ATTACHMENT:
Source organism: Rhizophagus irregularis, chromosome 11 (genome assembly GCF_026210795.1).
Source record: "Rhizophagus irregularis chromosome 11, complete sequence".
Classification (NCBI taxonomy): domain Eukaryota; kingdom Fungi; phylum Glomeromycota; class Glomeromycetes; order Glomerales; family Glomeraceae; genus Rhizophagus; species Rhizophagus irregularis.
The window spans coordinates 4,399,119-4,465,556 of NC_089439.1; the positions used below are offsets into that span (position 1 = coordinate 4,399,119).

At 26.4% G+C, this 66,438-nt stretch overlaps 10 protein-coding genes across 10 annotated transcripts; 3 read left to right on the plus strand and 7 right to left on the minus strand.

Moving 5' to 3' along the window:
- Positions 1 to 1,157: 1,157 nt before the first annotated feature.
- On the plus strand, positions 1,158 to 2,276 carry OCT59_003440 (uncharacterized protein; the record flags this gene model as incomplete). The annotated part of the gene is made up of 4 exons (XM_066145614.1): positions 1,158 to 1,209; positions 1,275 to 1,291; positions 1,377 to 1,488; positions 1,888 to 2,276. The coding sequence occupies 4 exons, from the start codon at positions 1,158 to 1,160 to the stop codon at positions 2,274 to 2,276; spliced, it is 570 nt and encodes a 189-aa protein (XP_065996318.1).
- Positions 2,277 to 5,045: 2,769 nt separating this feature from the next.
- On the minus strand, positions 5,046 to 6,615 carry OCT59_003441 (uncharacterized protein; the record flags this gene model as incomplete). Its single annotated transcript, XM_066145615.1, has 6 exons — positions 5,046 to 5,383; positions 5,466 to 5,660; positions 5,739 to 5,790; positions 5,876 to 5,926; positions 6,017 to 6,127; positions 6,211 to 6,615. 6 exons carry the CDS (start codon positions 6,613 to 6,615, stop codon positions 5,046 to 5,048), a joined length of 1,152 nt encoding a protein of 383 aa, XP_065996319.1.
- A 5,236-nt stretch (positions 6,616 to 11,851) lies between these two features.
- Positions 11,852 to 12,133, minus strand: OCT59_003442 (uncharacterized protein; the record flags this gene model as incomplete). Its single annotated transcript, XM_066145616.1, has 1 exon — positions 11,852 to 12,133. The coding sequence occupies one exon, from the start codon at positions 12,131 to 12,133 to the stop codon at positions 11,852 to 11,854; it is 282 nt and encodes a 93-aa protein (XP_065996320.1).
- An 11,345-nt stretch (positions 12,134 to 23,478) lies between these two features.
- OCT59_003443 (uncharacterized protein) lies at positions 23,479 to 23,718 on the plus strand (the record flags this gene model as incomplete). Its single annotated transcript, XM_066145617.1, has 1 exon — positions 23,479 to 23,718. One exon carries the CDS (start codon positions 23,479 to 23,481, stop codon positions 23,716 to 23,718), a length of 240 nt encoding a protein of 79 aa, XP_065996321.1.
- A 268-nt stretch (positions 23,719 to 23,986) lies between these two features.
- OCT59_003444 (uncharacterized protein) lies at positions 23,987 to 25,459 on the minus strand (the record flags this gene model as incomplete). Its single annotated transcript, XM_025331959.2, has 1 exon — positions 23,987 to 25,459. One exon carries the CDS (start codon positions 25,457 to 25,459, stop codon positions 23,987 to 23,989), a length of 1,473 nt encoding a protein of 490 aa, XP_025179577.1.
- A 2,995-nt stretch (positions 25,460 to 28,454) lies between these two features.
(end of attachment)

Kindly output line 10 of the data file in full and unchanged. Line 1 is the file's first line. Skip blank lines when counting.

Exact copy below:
- On the minus strand, positions 5,046 to 6,615 carry OCT59_003441 (uncharacterized protein; the record flags this gene model as incomplete). Its single annotated transcript, XM_066145615.1, has 6 exons — positions 5,046 to 5,383; positions 5,466 to 5,660; positions 5,739 to 5,790; positions 5,876 to 5,926; positions 6,017 to 6,127; positions 6,211 to 6,615. 6 exons carry the CDS (start codon positions 6,613 to 6,615, stop codon positions 5,046 to 5,048), a joined length of 1,152 nt encoding a protein of 383 aa, XP_065996319.1.